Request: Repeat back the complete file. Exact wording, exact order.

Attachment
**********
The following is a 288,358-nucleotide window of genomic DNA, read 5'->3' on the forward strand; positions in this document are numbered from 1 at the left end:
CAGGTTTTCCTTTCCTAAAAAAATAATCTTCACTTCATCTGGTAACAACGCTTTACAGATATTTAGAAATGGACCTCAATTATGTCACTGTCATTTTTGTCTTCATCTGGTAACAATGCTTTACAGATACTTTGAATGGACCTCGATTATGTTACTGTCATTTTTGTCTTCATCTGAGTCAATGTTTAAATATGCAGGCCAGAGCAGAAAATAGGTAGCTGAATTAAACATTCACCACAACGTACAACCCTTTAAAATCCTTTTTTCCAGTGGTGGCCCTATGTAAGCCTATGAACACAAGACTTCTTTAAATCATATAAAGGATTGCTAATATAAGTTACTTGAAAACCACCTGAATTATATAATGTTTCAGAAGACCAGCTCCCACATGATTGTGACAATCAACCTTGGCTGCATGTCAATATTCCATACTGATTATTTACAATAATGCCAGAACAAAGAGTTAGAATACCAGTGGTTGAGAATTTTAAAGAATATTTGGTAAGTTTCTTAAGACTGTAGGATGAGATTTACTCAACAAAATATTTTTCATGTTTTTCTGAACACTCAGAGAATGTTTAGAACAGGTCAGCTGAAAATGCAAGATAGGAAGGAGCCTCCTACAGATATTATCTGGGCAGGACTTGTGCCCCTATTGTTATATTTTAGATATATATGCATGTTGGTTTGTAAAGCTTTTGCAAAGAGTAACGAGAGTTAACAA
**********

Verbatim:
The following is a 288,358-nucleotide window of genomic DNA, read 5'->3' on the forward strand; positions in this document are numbered from 1 at the left end:
CAGGTTTTCCTTTCCTAAAAAAATAATCTTCACTTCATCTGGTAACAACGCTTTACAGATATTTAGAAATGGACCTCAATTATGTCACTGTCATTTTTGTCTTCATCTGGTAACAATGCTTTACAGATACTTTGAATGGACCTCGATTATGTTACTGTCATTTTTGTCTTCATCTGAGTCAATGTTTAAATATGCAGGCCAGAGCAGAAAATAGGTAGCTGAATTAAACATTCACCACAACGTACAACCCTTTAAAATCCTTTTTTCCAGTGGTGGCCCTATGTAAGCCTATGAACACAAGACTTCTTTAAATCATATAAAGGATTGCTAATATAAGTTACTTGAAAACCACCTGAATTATATAATGTTTCAGAAGACCAGCTCCCACATGATTGTGACAATCAACCTTGGCTGCATGTCAATATTCCATACTGATTATTTACAATAATGCCAGAACAAAGAGTTAGAATACCAGTGGTTGAGAATTTTAAAGAATATTTGGTAAGTTTCTTAAGACTGTAGGATGAGATTTACTCAACAAAATATTTTTCATGTTTTTCTGAACACTCAGAGAATGTTTAGAACAGGTCAGCTGAAAATGCAAGATAGGAAGGAGCCTCCTACAGATATTATCTGGGCAGGACTTGTGCCCCTATTGTTATATTTTAGATATATATGCATGTTGGTTTGTAAAGCTTTTGCAAAGAGTAACGAGAGTTAACAA